As soon as Larry had the jib down, I sheeted in the mainsail and brought the boat over onto the starboard tack. Then Larry and I traded places; while I spotted from the foredeck, Larry steered, judging the force of the six-foot swell and wind-generated chop so he could stop Taleisin just to leeward of the turtle. We did it right the first time, and I cheered as we dropped the mainsail.

With the boat hook, Larry snagged the net enclosing the three-foot turtle and tried to drag both the turtle and the net on board, hand over hand. Only then did we realize how much of the heavy-duty fishnet lay below the surface. I rushed below for my serrated bread knife while Larry lay on his stomach trying to work the net free from the turtle’s flippers. I’m still amazed at Larry’s determination and dexterity as he lay over the side of the boat and worked at freeing the struggling creature, despite the drag of the net, the rolling of the boat, and the blood rushing to his head. Within five minutes, the turtle plopped clear of his snare, took a few strokes with his flippers to see if they still worked, then dove for freedom.

We were elated as Taleisin drifted downward, away from the scene of the rescue, but we realized we had some unfinished business. "If we leave the net here, it'll snag a lot more creatures," Larry said. "Guess we better complete the job." This time it took two passes to stop Taleisin alongside the net, and as we began hauling it aboard, a W.C. Fields quip came to mind: "No good deed goes unpunished." Dead fish, tiny crabs, barnacles, strands of seaweed, plus a three-foot-high, eight-foot-long pile of fishnet filled our 24-inch-wide side deck.

As soon as the net was on board, we set sail, debating the best course of action. We couldn’t keep it on board; there was no possible place to store it on our 29-footer. The smell was already strong, and a day or two in the tropical sun would turn up the stench a few notches. For more than an hour we discussed the possible choices, then we finally agreed to cut the net into small pieces, figuring they would be unlikely to ensnare creatures and more likely to sink as soon as barnacles and mussels grew on them.

So for the next two hours, we cut, sharpened knives, cut some more, chased crabs overboard, and reluctantly dropped a trail of two- by three-foot net rectangles overboard. Taleisin ran south at an easy seven knots, the two of us talking of other encounters with creatures of the sea--of whales, dolphins, petrels, and albatross, and, just a few days before, of the amazing flight of a hundred flying fish, chased by a school of royal-blue and gold mahimahi, fanning out ahead of us.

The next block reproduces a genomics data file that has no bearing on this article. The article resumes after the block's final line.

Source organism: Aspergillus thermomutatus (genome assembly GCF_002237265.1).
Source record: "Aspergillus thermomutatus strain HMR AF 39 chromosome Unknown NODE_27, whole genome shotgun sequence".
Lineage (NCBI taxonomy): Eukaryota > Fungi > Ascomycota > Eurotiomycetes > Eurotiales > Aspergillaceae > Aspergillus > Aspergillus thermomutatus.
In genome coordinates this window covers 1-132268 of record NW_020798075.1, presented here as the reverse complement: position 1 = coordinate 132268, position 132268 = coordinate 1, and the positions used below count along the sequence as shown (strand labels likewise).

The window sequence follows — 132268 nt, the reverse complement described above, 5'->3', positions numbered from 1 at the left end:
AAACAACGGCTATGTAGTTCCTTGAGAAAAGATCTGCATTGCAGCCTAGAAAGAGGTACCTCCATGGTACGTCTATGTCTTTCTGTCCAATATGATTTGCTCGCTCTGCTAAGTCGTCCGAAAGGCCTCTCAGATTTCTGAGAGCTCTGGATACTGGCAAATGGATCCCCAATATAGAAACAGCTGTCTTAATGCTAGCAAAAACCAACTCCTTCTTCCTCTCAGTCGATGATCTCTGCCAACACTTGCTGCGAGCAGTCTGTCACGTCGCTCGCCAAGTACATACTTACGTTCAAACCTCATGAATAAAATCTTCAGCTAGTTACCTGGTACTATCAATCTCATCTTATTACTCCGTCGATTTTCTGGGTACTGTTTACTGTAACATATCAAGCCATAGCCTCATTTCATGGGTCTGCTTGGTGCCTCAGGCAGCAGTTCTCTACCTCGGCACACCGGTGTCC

Thunderbolt Currency
By the time we'd disposed of the net and sluiced the last goose barnacle, crab, and fish scale off our side deck, it was well past our normal lunchtime. Larry had missed his morning and noon sextant sights, but with 600 miles of clear water on all sides, these mattered little. Now, 2,000 miles later, I heard the first rumble of thunder from the pampero clouds ahead of Taleisin, and I saw some flashes of lightning.

I reluctantly shoved aside my reminiscing and shone my flashlight over the sails and rigging, making sure all halyards were coiled and ready to run freely should Larry have to douse the sails quickly on his watch. The light beam flashed into the water and, for just a moment, glistened on a leaping pair of dolphins. In unison, the pod streaked off as if surprised they’d had a spectator watching their frivolity.

Another bolt of lightning filled the sky. This time I counted, "One-a-thousand, two-a-thousand. . . ." Forty-five full seconds--nine miles between us and a stationary squall line. "Good," I thought, "we won’t get into it until I’m sleeping. Maybe Larry won’t have to disturb my off watch."

Suddenly, I realized that the squall line’s threat was a vital piece of this perfect-moment puzzle. Each thunderbolt reminded me of how fleeting are such times--how changeable our life at sea can be. The highs or the lows, we can never be sure when either will happen. We can only be sure that they will.

Just before Christmas 2001, Cruising World Hall of Famers Lin and Larry Pardey arrived in Mar del Plata, Argentina, to rejuvenate Taleisin for an early 2002 Patagonia cruise, moving ever closer to Canal Beagle at the southern tip of Argentina's Tierra del Fuego for a run at Cape Horn.